What makes Oedipus the King a tragedy? i.e. how do the features of tragedy coincide with Oedipus the King (giving direct examples from the text)I am studying for my yearly exams which focus on the...

What makes Oedipus the King a tragedy?

i.e. how do the features of tragedy coincide with Oedipus the King (giving direct examples from the text)

I am studying for my yearly exams which focus on the theme of Tragedy and Oedipus the King is one of our related texts. I am having a little difficulty, though, in linking the features of tragedy to Oedipus.

 

Thankyou!

Expert Answers
Ashley Kannan eNotes educator| Certified Educator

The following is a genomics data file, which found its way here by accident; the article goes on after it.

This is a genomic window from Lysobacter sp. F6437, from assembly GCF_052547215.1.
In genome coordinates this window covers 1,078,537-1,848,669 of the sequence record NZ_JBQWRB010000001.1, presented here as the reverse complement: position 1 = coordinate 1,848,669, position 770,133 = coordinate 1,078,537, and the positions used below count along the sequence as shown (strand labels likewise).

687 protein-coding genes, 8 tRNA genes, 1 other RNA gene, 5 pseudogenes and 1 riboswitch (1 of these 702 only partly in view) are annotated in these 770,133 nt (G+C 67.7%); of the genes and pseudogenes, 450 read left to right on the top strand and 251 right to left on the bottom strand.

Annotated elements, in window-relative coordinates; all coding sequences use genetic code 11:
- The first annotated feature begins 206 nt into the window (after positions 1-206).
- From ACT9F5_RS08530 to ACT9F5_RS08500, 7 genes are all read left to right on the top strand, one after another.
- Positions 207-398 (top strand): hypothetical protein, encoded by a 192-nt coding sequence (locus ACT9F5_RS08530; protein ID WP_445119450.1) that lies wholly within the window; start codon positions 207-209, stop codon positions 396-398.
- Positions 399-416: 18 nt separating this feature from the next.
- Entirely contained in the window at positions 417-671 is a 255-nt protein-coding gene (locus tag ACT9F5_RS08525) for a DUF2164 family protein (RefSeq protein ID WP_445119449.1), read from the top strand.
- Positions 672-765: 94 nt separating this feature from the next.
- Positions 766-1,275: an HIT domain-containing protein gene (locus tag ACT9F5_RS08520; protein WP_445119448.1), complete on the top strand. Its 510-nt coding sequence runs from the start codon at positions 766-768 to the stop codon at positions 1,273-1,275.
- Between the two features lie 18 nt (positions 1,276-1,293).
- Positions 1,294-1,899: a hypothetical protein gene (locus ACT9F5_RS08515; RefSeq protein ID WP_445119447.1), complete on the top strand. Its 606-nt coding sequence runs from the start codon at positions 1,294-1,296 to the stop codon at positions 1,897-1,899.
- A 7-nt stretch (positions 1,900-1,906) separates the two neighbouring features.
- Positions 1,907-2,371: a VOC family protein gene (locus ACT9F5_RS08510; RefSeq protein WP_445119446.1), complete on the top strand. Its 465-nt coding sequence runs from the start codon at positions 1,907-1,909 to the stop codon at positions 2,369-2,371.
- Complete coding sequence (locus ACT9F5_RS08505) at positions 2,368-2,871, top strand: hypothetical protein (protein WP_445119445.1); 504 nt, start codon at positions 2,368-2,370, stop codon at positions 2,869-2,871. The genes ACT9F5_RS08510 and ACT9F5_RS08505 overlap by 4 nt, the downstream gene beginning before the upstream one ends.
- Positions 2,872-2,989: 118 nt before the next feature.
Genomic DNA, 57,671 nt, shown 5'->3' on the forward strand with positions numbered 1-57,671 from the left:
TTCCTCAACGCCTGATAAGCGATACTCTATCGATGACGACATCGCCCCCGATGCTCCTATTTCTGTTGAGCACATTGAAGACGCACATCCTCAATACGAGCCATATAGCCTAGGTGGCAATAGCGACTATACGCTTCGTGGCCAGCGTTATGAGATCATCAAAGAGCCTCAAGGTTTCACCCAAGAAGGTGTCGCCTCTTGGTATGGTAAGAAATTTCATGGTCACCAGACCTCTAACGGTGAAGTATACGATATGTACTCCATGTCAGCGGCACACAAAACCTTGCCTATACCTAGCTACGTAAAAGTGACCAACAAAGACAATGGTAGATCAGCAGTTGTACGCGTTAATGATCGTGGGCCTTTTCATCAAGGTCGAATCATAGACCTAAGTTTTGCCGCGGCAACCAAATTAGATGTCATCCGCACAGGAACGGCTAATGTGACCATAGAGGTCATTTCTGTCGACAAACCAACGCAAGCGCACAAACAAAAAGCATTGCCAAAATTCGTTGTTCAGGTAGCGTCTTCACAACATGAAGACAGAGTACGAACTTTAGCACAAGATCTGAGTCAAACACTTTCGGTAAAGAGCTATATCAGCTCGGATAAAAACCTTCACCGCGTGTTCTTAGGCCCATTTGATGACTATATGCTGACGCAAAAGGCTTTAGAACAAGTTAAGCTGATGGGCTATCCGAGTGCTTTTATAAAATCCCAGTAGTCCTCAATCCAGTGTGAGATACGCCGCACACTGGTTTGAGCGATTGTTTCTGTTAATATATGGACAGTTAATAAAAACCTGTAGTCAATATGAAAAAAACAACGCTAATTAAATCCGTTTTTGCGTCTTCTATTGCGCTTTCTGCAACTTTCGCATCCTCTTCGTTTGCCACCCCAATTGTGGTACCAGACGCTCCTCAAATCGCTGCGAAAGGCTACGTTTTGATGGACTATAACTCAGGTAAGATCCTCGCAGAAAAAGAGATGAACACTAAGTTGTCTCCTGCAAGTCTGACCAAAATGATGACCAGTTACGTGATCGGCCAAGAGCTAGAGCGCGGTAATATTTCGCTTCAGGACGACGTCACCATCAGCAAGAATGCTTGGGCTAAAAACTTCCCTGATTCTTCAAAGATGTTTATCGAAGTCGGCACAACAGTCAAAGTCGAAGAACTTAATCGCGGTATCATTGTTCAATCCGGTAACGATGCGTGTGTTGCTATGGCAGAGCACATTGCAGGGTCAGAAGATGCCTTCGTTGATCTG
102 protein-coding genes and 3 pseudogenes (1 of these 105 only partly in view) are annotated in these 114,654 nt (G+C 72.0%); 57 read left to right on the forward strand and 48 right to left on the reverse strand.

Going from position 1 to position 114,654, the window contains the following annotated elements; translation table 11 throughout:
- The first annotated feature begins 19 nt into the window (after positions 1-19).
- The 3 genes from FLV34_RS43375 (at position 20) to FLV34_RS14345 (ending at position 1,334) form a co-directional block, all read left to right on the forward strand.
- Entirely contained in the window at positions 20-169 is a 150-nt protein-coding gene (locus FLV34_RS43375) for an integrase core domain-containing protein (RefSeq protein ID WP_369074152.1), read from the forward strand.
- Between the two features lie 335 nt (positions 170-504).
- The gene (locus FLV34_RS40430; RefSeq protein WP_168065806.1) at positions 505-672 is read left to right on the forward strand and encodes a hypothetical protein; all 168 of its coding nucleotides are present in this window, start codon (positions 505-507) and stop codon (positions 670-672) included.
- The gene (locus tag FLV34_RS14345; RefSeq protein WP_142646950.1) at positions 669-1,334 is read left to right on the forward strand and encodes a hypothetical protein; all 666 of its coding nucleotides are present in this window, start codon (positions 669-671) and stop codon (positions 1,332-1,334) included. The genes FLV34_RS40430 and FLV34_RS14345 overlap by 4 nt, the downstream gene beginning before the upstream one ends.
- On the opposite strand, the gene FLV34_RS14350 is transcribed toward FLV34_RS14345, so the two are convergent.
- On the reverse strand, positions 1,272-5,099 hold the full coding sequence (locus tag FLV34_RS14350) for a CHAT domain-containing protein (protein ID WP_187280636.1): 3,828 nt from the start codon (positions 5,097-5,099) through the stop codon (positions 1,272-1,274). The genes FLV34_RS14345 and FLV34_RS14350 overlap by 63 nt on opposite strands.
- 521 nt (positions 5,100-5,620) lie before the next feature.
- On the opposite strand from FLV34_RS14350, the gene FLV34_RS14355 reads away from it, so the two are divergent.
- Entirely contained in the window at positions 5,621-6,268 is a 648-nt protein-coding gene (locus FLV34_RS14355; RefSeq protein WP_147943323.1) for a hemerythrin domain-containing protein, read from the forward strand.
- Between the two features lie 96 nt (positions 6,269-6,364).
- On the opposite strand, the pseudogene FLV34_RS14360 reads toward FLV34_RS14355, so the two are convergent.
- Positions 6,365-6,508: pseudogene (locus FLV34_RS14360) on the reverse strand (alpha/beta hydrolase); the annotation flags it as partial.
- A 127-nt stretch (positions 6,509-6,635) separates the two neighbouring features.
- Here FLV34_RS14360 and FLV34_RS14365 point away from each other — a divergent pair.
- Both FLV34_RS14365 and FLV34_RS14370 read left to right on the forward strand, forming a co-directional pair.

In analyzing Oedipus' conditions of tragedy, there are several elements at play.  The first would be that Oedipus is tragically human.  His own sense of pride is a tragic flaw that allows him to believe that he can transcend his own sense of fate.  This belief sows the seeds of his own destruction in his rejection of the prophecy that surrounds him, his banishment of Tiresias, as well as the notion that he, a mortal, can outrun his own sense of destiny.  Another element of tragedy which surrounds Oedipus is that he is not malevolent or evil.  He acts with the insight to protect his kingdom, as well as the belief of being an inherently good man.  He commits the murder of Laius, unaware of his implications, and this pattern of ignorance follows his sleeping with his wife/ mother, Jocasta.  There is little by way of manipulation, scheming cruelty, or deceit in Oedipus, yet he suffers the worst of fates when his entire existence is called into question.  Another element of tragedy involved here would be the evolution and change that Oedipus must endure in understanding his own sense of identity.  The change he underwent allows him to embrace the full scope of tragic conditions because of the level of pain and suffering that was endured in the process, reason why his sight at the start of the play led to a greater sense of vision, albeit without eyes, at the end of it.